In the patients' room, Masters asks Driscoll why he didn't come forward after Landon's mom died. He said he didn't find out until much later, and Landon was already in the foster system at that point. "I was figuring out a way to approach him, when he got into trouble. So, I brought him to the camp." Masters says that he needs to tell Landon the truth, but Driscoll says he can't, not now. "If I die, the only thing I'll ever be to him is a hard-ass who made him run obstacle courses." She tells him Landon doesn't need a drill instructor - he needs a dad.

It's time for Rachel's admissions meeting, and Cuddy is impressed that House showed up. "Just trying to be supportive," he says, though he's curiously wearing a cap and a long coat. When the teacher House met earlier comes in the room he tips the lid down to hide himself. The kids from the play group run out, and one of the administrators talks to Cuddy. "Rachel had a great time. Played with everything. She's a very clever girl." Then she leans in to House and Cuddy: "I'm sorry to have to ask this, but we've had some problems with parents coaching kids. Rachel caught on to our toys unusually quickly and she even knew the game was called Feed the Monkey." Cuddy is somewhat offended. "As eager as I am for her to go here, I promise you I would never do that. Hey, Rachel, have you ever played Feed the Monkey before?" she asks. Rachel looks up at House and then back at Cuddy, "No mama."

Back at the hospital later, House is regaling a clinic patient with the tale while he cleans a leg wound. "She seemed so dumb. But when the pressure was on, she knew what had to be done, and she did it." The patient doesn't get why he's so proud that his kid lied. "She not my kid. She's a pain in the ass, and she's a better liar than you are. You didn't cut your leg getting into your truck. The abrasion has dirt and gravel in it, and a bit of fertilizer, too." He comes clean: "Tripped in my greenhouse. Growing my own organic veggies." House doesn't care and he's not going to tell on him; he's still psyched about Rachel. "She didn't hesitate. She didn't oversell. It took me years to learn how to lie like that. Rachel has it on instinct." The truck driver says that House must really like Rachel, but he balks at the idea. "You really aren't good with nuance, are you? I admire her talent," as he gets back to the patient's leg. "I'm just going to numb you up," but he suddenly gets an idea. "I gotta go," he tells the truck driver, and leaves the room.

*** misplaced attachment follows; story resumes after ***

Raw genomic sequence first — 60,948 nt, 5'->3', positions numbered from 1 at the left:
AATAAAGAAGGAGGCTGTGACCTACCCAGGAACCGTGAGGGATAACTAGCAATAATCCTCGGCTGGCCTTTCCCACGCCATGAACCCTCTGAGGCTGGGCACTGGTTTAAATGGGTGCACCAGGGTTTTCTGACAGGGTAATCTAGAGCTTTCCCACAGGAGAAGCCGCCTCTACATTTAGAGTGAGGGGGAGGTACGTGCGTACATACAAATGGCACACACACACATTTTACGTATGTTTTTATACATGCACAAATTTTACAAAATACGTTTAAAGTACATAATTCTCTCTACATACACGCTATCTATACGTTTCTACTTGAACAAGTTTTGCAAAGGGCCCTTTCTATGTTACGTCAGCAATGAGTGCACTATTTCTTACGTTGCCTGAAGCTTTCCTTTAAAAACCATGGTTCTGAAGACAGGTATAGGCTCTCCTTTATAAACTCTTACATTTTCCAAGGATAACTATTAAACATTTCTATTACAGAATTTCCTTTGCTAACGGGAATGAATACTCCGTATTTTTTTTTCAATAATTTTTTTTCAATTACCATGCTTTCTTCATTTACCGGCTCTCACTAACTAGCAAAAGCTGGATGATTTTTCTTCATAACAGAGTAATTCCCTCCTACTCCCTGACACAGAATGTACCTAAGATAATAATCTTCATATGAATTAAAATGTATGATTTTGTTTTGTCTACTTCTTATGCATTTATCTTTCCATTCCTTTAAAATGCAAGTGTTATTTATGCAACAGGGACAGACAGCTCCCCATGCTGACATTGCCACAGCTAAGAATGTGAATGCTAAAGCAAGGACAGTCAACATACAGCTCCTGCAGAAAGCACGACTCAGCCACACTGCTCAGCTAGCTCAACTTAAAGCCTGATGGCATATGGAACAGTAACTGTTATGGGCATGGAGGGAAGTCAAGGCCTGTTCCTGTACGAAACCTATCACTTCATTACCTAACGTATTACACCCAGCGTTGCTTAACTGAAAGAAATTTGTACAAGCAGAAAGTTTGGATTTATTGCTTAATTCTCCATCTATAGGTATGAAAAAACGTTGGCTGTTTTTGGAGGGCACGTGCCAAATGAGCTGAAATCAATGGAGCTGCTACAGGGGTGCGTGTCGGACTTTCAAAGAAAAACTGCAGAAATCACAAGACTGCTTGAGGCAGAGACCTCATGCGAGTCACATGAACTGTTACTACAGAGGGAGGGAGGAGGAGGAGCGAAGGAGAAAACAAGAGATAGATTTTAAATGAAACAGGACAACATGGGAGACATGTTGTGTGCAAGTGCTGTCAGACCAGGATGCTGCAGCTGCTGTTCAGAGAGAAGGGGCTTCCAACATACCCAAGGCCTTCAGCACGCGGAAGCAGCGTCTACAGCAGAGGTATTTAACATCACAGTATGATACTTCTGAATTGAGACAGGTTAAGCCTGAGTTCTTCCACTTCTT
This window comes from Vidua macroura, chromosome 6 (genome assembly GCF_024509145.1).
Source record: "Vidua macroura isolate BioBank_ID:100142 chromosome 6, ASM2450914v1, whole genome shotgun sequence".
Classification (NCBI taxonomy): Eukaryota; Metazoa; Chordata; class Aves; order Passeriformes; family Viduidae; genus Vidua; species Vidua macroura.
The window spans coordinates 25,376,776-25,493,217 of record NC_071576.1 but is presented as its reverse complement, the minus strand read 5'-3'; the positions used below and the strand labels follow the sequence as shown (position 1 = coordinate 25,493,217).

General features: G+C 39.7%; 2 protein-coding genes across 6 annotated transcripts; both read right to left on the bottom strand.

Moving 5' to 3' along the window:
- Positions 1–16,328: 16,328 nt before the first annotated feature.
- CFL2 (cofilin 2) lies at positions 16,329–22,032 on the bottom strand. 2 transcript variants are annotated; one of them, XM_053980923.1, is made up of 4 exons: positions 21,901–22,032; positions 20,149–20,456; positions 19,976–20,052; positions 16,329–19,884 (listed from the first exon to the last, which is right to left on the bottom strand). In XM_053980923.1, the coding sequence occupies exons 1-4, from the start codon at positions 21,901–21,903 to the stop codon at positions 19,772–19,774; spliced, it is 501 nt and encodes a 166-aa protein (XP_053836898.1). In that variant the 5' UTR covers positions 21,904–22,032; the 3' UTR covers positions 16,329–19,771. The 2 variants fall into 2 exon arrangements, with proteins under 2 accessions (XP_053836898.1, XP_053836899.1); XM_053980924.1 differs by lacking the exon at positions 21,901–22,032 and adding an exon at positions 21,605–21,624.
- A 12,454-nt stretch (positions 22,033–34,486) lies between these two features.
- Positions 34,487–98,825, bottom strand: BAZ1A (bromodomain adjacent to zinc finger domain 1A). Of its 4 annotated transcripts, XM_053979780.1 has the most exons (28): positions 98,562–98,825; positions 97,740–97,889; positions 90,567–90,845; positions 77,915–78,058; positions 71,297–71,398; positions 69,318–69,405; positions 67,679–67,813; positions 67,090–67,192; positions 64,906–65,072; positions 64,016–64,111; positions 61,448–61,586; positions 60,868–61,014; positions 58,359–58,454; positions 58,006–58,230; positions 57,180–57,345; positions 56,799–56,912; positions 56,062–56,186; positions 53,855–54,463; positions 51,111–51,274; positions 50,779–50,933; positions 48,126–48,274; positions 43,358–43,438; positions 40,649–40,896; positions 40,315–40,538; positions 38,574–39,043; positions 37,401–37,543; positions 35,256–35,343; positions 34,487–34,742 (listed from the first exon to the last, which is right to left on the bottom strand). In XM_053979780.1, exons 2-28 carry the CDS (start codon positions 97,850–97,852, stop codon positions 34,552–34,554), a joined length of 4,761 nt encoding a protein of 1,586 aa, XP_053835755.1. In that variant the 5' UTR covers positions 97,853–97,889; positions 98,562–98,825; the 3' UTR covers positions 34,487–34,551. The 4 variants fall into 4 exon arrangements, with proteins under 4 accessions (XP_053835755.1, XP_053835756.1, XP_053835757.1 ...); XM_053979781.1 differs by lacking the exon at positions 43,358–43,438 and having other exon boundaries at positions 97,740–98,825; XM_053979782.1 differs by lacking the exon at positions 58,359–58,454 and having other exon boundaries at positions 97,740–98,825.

House goes to the patients' room, and Masters is there. "Latest kidney function test shows no improvement," she tells him. House walks over to Landon and checks out the cut on his head. "Nice stitches. Did they hurt?" Landon says no, because the doctors gave him a shot of something. "It was lidocaine," House says. "Triggered an underlying genetic condition called variegate porphyria. "That would explain their symptoms," Masters says. Driscoll didn't have any lidocaine, but he did have the antihistamines that Landon dosed him with, which is also a porphyria trigger. Now Landon is confused. "Wait, so we have the same genetic thing?" "Yeah," House tells him. "Small world," as he looks over at Driscoll. Masters says that they can manage the condition with hematin, and a liver transplant could cure it altogether. "Sometimes two patients share one donated liver - would that work for us?" Driscoll asks. Masters tells him that it would depend on whether their blood and tissue type matched. "Why would they?" Landon asks. "Just 'cause we got the same thing making us sick . . ." But Driscoll interrupts, "Also," he starts, tentatively, "I'm your father." Landon doesn't believe him. House would be happy to check the DNA for him. "Do you really think he'd say he's your dad if he isn't? It's not like you're a catch."